You’ve got to feel for Dennis Kneale… foot in mouth disease is horrible.
Could it be that bearish views from the likes of Nouriel Roubini are too spot on, too scary for CNBC to report to the naïve believers in Cramer’s, Kneale’s or Kudlow’s abysmal “bottom” theories?
If you listen to Kneale, who awkwardly took on bloggers last night, our recession is over. Yep, the same guy that once asked “What’s a VIX?” is telling this to a national audience.
Even a strategist at Barclays Capital, for example, recently said that the economy appears “to be in the sweet spot of a recovery” and that the recession may have ended [in April]”
According to Roubini, “recent data from the U.S. and other advanced economies suggest that the recession may last through the end of the year. Worse, the recovery is likely to be anemic and sub-par. . . The recession is not going to be over today. It’s going to last another 6 to 9 months.”
Unemployment is worsening. Housing woes are far from over. And banking troubles are far from being solved. “I see the risk of a double-dip, W-shaped recession. . . towards the end of next year,” added Roubini.
Even Christina Romer, a senior White House official, is “more optimistic” that the economy is stabilizing. Others believe we’ll stop contracting by Q3 or Q4 2009.
First of all, they fail to see a very important thing Brian Hicks, publisher of Wealth Daily, mentioned last week: “The U.S. economy can’t bottom until banks and financials bottom. . . and banks and financials can’t bottom until housing prices bottom.” And with home prices expected to fall another 14%, according to Deutsche, recovery is a ways off.
Second, unemployment is still getting worse. Most economists now believe unemployment will hit 10%. . . with some, according to Hicks, predicting 12% and higher. Couple that with the fact that U.S. consumers are swimming in debt, and what you’re left with is a destructive downturn. That means consumers could still struggle to pay bills and be forced to dip into savings just to get by. And, as Peter Schiff will attest, savings are the “lifeblood of a healthy economy.”
Third, the credit card crisis bubble continues to expand. In fact, credit card charge-offs just ballooned to a 20-year high, as Americans battled job and home losses, lost 401k value, and amassed mountainous debt. Revolving credit is about $1 trillion, up about 60% since 2000. The charge-off rate – which measures card loans the banks don’t expect to be repaid – hit 10.62% in May from April’s 9.97%, according to Moody’s. And some expect that rate to surpass 12%.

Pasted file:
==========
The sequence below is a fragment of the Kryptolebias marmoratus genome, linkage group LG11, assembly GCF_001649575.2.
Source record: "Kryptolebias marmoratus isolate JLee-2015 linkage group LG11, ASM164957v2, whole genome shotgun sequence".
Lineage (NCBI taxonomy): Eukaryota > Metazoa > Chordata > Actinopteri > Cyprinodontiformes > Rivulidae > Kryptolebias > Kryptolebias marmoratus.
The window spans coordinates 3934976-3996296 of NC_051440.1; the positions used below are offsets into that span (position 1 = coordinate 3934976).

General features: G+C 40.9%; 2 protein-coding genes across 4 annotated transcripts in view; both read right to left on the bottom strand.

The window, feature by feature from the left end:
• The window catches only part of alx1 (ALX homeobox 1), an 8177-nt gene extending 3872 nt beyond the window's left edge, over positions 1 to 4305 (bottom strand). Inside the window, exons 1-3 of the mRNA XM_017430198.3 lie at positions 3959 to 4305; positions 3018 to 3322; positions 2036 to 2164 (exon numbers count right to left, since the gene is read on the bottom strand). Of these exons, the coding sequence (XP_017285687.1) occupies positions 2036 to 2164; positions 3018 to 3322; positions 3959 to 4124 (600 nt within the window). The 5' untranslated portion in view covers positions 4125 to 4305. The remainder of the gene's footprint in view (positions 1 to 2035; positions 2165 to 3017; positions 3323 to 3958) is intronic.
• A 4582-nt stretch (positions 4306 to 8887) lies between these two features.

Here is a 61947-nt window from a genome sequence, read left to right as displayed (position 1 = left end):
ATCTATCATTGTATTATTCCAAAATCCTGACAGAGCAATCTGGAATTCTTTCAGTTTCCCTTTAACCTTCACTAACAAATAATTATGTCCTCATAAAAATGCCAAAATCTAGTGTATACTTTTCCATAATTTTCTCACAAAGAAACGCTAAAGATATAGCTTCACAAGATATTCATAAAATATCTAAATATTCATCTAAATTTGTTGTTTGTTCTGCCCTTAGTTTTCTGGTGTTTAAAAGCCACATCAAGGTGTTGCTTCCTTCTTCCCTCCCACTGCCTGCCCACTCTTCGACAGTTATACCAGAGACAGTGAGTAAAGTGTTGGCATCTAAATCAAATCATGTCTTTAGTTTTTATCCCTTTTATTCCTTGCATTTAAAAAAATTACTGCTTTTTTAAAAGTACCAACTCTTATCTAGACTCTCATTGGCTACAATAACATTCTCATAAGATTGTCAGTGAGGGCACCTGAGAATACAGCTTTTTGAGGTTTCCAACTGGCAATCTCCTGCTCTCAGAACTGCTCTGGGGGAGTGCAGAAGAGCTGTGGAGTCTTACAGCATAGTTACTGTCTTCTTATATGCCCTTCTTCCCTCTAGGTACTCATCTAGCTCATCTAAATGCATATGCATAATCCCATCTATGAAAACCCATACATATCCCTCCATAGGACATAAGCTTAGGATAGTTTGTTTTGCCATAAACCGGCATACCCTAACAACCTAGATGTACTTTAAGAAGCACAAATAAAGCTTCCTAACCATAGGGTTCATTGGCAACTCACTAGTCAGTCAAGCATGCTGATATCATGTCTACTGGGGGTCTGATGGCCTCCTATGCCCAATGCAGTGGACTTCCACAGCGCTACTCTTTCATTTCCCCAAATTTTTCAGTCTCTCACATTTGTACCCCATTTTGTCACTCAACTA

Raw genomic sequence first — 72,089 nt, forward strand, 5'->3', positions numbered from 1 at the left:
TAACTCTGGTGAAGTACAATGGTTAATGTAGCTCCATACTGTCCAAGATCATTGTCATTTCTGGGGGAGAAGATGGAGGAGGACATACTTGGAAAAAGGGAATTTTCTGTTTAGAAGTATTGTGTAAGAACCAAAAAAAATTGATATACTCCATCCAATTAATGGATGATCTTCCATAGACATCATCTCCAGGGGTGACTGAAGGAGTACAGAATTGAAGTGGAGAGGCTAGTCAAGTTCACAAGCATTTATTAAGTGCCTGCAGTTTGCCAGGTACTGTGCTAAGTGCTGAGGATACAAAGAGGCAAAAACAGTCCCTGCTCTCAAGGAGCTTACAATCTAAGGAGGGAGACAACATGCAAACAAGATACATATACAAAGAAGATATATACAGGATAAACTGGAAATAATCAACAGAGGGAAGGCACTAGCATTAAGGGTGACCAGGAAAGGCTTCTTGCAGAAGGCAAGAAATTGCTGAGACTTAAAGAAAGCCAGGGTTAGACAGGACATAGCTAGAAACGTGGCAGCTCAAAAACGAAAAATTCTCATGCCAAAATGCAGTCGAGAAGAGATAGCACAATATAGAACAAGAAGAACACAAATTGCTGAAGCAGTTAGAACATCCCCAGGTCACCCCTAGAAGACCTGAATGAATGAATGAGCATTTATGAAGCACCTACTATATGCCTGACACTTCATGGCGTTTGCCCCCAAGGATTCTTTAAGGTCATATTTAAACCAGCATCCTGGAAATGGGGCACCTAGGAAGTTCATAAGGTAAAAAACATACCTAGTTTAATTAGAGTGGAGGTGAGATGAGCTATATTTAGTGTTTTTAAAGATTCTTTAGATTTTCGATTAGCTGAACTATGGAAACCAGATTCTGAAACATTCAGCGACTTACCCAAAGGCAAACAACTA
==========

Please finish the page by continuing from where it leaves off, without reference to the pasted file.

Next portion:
I could go on, but there’s another blog out there called The Market Ticker, which just published a brilliant piece called To Dennis Kneale: You’re an Idiot that you should check out. Enjoy.
Since Dennis saw fit this evening on CNBC to “go after” bloggers who in turn had gone after him, yet he omitted The Market Ticker, I’ll go ahead and put a full-on dredge out behind my stern and slow to 3kts.
And Dennis, if you would like me on your show, I’ll be happy to appear. Phone is fine. And I’m not anonymous, nor do I want to be – CNBC already has has my full bio, my full name, and my CNBC-standard disclosure document back with a digital signature affixed. You can also “whois” this domain and get my full name and address. Good enough? Several employees of NBC Universal are on my forum and a CNBC producer has my direct email address – just ask around and I’m sure you can obtain it, and if you do email me I’ll be happy to call you at your convenience.
OK, now on to the facts – your idiotic and utterly unsupportable “the recession is over” call.
There are two types of recessions, if you happen to know more about economics than you knew about options a year ago, when you were caught asking on the air “what’s the VIX?”
The types of recessions are inventory driven recessions, the most common, and credit driven recessions.
The last material credit driven recession was in the 1930s. We called it the “The Great Depression.”
Inventory-driven recessions are primarily about excessive industrial capacity for demand. That is, manufacturers and suppliers of services get too bullish about prospects, build too much capacity and inventory, and wind up engaging in a destructive price war in an attempt to “win”. This drives down profits and ultimately forces the weaker firms out of business, ergo, recession – GDP and employment decline. Having cleansed itself of the excess, the economy recovers. The trigger for these recessions is often (but not always) an external shock such as the oil embargo in the 1970s or the collapse of the Internet fraud-and-circuses games in 2000.
Great stuff. I think I just found my next favorite blog… well, in addition to mine.
And to those of you that celebrate, have a very happy and healthy July 4th weekend… except you Kneale (kidding).